Ford calls it quits in Australia

A Ford Falcon car is parked at Ford Australia's head office in Melbourne on May 23, 2013, as the company announced it would cease making vehicles at its unprofitable Australian plants in 2016.

Ford Motor Company is calling it quits in Australia, after a nearly 90-year run. The U.S. automaker says it will shut down its two factories down under and halt production in 2016.

Ford has been building cars in Australia since 1926, when it made Model-T's. In its heyday, Ford Australia ran factories in five of the country's major cities, pumping out the number one selling passenger car, the Falcon. But high manufacturing costs and a strong Aussie dollar have made it cheaper to buy imports.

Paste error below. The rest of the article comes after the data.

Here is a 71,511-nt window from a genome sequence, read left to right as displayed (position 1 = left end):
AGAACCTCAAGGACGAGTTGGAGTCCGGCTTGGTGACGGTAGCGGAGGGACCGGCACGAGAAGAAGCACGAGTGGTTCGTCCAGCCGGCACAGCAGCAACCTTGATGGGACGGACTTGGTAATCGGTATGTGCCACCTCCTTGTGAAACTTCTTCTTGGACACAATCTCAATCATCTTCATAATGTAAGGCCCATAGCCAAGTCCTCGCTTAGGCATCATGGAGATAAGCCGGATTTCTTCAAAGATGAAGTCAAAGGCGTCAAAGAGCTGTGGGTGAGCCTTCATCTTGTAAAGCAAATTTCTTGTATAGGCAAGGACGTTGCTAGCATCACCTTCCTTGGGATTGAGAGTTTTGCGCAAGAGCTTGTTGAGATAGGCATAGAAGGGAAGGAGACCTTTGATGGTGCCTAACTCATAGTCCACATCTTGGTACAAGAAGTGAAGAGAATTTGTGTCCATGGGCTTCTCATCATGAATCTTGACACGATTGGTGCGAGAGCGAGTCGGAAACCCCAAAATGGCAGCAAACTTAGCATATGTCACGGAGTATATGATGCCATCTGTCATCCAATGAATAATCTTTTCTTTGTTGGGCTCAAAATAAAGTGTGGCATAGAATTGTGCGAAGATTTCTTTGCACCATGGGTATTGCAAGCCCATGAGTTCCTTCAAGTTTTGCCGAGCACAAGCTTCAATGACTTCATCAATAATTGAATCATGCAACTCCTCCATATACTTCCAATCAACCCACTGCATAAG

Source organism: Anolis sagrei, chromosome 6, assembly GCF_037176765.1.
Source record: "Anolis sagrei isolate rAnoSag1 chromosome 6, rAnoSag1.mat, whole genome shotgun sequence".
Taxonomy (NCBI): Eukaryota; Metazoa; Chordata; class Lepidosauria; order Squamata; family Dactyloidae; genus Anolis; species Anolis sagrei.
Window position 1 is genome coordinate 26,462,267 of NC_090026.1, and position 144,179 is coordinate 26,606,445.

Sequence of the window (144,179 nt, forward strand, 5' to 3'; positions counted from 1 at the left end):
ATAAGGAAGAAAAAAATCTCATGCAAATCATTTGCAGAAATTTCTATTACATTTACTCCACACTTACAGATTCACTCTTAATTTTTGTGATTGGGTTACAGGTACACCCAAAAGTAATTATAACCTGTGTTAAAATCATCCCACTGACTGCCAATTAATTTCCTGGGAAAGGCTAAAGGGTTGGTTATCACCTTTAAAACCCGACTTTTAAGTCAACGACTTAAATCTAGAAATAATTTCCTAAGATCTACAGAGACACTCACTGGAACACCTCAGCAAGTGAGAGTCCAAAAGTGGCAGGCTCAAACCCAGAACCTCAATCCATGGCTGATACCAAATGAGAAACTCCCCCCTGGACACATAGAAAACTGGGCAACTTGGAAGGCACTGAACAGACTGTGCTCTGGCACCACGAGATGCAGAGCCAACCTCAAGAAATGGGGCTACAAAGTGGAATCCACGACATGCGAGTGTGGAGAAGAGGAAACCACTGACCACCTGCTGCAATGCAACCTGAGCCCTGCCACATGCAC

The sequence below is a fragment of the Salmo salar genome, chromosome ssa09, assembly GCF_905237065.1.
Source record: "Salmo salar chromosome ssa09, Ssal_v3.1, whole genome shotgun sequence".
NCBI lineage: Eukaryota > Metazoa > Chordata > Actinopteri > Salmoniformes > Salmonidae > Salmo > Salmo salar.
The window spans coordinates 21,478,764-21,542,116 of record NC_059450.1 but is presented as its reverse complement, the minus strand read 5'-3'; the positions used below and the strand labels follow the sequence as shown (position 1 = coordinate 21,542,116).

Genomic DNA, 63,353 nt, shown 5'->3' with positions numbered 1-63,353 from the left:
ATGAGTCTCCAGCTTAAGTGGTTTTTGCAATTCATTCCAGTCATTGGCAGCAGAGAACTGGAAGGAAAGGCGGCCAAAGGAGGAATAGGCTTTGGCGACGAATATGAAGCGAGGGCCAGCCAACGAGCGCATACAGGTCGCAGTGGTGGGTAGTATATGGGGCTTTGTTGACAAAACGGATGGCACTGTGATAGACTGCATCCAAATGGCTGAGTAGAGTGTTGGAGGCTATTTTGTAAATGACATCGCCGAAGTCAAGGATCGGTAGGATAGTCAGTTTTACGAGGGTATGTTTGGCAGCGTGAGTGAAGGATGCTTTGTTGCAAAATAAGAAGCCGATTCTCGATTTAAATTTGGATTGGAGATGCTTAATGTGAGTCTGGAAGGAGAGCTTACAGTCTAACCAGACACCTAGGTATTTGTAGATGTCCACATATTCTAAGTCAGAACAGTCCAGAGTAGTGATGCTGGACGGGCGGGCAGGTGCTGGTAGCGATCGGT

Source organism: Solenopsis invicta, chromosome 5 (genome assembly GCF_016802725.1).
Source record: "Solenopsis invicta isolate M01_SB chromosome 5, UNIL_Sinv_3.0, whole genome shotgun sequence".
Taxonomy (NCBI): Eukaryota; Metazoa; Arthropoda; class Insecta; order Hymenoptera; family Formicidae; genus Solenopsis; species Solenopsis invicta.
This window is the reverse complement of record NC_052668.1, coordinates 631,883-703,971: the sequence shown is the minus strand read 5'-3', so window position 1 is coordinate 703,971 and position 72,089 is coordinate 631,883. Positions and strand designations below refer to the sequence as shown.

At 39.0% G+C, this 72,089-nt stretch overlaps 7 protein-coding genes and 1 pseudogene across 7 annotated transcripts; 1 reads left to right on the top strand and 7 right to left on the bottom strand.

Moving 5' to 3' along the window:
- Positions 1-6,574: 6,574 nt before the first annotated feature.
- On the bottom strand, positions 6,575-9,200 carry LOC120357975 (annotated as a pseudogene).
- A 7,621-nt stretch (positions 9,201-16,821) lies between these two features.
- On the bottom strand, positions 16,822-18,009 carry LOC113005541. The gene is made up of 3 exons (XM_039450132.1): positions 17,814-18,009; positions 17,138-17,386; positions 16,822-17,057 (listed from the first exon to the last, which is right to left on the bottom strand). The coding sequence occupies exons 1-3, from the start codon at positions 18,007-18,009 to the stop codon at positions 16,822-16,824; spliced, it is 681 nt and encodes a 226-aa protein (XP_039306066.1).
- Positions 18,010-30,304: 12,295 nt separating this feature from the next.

The company, which lost $600 million over the last five years, has been relying on government handouts to stay afloat.

"Our locally made products continue to be unprofitable, while our imported products are profitable. Our costs are double that of Europe and nearly four times Ford in Asia, leading us to the conclusion that manufacturing is not viable for Ford in Australia in the long term," said Ford Australia President Bob Graziano.

The shutdown will put around 1200 people out of work. That leaves GM as the only American company still building cars in Australia. But GM's subsidiary, Holden, is signaling it's likely to close up shop too. Analysts say the end is imminent for the entire Australian car industry.

 

 

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